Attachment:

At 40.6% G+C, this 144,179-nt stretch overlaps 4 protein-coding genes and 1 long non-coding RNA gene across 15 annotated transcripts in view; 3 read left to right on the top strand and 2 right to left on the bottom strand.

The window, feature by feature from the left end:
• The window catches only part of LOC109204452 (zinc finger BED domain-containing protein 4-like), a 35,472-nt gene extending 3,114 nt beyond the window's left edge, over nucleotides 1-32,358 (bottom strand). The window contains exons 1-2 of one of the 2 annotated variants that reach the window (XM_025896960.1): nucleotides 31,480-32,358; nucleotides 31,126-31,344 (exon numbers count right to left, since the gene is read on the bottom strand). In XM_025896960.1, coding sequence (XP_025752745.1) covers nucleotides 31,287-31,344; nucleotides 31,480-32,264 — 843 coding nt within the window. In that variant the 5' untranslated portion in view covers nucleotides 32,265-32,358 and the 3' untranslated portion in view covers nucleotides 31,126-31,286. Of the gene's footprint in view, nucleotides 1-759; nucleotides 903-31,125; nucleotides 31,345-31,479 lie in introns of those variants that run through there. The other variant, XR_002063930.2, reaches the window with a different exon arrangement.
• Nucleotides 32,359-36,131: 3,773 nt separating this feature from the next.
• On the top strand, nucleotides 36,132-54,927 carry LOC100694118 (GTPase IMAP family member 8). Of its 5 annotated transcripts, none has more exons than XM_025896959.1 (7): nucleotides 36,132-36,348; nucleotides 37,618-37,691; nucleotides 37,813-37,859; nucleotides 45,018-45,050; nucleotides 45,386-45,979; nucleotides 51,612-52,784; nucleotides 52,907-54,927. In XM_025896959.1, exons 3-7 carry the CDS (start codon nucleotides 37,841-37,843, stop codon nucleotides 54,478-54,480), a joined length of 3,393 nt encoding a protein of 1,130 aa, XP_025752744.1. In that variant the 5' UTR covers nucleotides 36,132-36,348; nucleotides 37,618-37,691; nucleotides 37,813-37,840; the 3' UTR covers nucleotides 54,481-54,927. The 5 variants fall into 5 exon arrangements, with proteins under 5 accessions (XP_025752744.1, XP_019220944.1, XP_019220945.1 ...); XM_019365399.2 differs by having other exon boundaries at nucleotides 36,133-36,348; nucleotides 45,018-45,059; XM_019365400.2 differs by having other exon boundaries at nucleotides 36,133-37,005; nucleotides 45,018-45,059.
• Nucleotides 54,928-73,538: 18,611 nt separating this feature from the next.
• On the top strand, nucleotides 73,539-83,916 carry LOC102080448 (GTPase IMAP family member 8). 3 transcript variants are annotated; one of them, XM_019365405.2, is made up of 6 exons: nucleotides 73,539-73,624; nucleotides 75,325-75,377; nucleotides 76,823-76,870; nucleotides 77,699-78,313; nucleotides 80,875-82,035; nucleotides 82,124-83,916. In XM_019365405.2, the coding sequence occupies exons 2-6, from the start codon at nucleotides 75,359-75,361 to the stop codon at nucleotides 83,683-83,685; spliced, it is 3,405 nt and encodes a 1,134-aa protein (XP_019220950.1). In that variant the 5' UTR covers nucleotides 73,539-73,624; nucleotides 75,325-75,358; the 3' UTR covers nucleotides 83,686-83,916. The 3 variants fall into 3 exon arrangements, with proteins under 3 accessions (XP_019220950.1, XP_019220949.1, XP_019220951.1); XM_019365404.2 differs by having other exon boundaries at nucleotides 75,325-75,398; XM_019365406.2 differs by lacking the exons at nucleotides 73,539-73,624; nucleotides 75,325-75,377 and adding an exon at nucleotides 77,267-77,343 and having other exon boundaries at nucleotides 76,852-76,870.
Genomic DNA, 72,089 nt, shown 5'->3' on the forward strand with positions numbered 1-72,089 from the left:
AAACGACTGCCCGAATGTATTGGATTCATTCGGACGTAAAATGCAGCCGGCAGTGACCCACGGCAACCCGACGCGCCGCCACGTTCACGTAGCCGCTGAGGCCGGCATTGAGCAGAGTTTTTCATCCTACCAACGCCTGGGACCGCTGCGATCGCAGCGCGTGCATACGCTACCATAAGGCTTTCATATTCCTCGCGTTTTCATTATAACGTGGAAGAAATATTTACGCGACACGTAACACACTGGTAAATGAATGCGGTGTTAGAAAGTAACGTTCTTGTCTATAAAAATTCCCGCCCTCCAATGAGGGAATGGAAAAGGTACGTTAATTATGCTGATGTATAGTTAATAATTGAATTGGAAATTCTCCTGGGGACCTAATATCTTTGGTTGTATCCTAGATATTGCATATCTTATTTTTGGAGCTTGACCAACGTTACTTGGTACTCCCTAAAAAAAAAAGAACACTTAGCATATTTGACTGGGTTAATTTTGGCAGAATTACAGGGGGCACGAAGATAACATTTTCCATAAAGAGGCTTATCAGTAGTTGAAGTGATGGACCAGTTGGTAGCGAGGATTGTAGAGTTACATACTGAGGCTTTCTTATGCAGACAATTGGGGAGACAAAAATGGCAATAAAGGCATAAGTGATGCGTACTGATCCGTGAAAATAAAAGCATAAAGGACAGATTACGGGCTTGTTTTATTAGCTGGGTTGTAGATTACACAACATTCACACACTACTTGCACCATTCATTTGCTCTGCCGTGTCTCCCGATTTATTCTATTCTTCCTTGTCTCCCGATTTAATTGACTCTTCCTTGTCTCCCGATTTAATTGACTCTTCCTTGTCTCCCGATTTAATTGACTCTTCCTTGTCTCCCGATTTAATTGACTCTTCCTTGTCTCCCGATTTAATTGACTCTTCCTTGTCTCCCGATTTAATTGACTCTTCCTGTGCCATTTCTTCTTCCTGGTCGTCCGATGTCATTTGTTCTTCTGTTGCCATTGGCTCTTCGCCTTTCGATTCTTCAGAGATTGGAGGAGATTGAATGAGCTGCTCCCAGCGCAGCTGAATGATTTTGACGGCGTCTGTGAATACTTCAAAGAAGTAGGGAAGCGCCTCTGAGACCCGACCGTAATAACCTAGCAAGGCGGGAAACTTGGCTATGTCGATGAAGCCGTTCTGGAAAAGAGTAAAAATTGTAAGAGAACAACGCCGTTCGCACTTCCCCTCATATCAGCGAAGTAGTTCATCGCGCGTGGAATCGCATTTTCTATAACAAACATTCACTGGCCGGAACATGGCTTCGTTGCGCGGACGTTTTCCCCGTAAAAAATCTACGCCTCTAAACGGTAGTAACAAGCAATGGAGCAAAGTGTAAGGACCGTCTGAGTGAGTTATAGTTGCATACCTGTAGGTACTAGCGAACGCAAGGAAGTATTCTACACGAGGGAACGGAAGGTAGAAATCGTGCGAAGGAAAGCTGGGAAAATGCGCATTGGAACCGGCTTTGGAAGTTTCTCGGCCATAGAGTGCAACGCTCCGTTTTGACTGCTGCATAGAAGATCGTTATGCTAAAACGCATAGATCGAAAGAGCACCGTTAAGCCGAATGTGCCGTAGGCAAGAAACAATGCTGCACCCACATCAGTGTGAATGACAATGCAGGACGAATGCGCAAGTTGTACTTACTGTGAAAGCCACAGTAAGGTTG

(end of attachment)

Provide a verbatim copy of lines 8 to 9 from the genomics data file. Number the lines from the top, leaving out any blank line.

Genomic DNA, 72,089 nt, shown 5'->3' on the forward strand with positions numbered 1-72,089 from the left:
AAACGACTGCCCGAATGTATTGGATTCATTCGGACGTAAAATGCAGCCGGCAGTGACCCACGGCAACCCGACGCGCCGCCACGTTCACGTAGCCGCTGAGGCCGGCATTGAGCAGAGTTTTTCATCCTACCAACGCCTGGGACCGCTGCGATCGCAGCGCGTGCATACGCTACCATAAGGCTTTCATATTCCTCGCGTTTTCATTATAACGTGGAAGAAATATTTACGCGACACGTAACACACTGGTAAATGAATGCGGTGTTAGAAAGTAACGTTCTTGTCTATAAAAATTCCCGCCCTCCAATGAGGGAATGGAAAAGGTACGTTAATTATGCTGATGTATAGTTAATAATTGAATTGGAAATTCTCCTGGGGACCTAATATCTTTGGTTGTATCCTAGATATTGCATATCTTATTTTTGGAGCTTGACCAACGTTACTTGGTACTCCCTAAAAAAAAAAGAACACTTAGCATATTTGACTGGGTTAATTTTGGCAGAATTACAGGGGGCACGAAGATAACATTTTCCATAAAGAGGCTTATCAGTAGTTGAAGTGATGGACCAGTTGGTAGCGAGGATTGTAGAGTTACATACTGAGGCTTTCTTATGCAGACAATTGGGGAGACAAAAATGGCAATAAAGGCATAAGTGATGCGTACTGATCCGTGAAAATAAAAGCATAAAGGACAGATTACGGGCTTGTTTTATTAGCTGGGTTGTAGATTACACAACATTCACACACTACTTGCACCATTCATTTGCTCTGCCGTGTCTCCCGATTTATTCTATTCTTCCTTGTCTCCCGATTTAATTGACTCTTCCTTGTCTCCCGATTTAATTGACTCTTCCTTGTCTCCCGATTTAATTGACTCTTCCTTGTCTCCCGATTTAATTGACTCTTCCTTGTCTCCCGATTTAATTGACTCTTCCTTGTCTCCCGATTTAATTGACTCTTCCTGTGCCATTTCTTCTTCCTGGTCGTCCGATGTCATTTGTTCTTCTGTTGCCATTGGCTCTTCGCCTTTCGATTCTTCAGAGATTGGAGGAGATTGAATGAGCTGCTCCCAGCGCAGCTGAATGATTTTGACGGCGTCTGTGAATACTTCAAAGAAGTAGGGAAGCGCCTCTGAGACCCGACCGTAATAACCTAGCAAGGCGGGAAACTTGGCTATGTCGATGAAGCCGTTCTGGAAAAGAGTAAAAATTGTAAGAGAACAACGCCGTTCGCACTTCCCCTCATATCAGCGAAGTAGTTCATCGCGCGTGGAATCGCATTTTCTATAACAAACATTCACTGGCCGGAACATGGCTTCGTTGCGCGGACGTTTTCCCCGTAAAAAATCTACGCCTCTAAACGGTAGTAACAAGCAATGGAGCAAAGTGTAAGGACCGTCTGAGTGAGTTATAGTTGCATACCTGTAGGTACTAGCGAACGCAAGGAAGTATTCTACACGAGGGAACGGAAGGTAGAAATCGTGCGAAGGAAAGCTGGGAAAATGCGCATTGGAACCGGCTTTGGAAGTTTCTCGGCCATAGAGTGCAACGCTCCGTTTTGACTGCTGCATAGAAGATCGTTATGCTAAAACGCATAGATCGAAAGAGCACCGTTAAGCCGAATGTGCCGTAGGCAAGAAACAATGCTGCACCCACATCAGTGTGAATGACAATGCAGGACGAATGCGCAAGTTGTACTTACTGTGAAAGCCACAGTAAGGTTG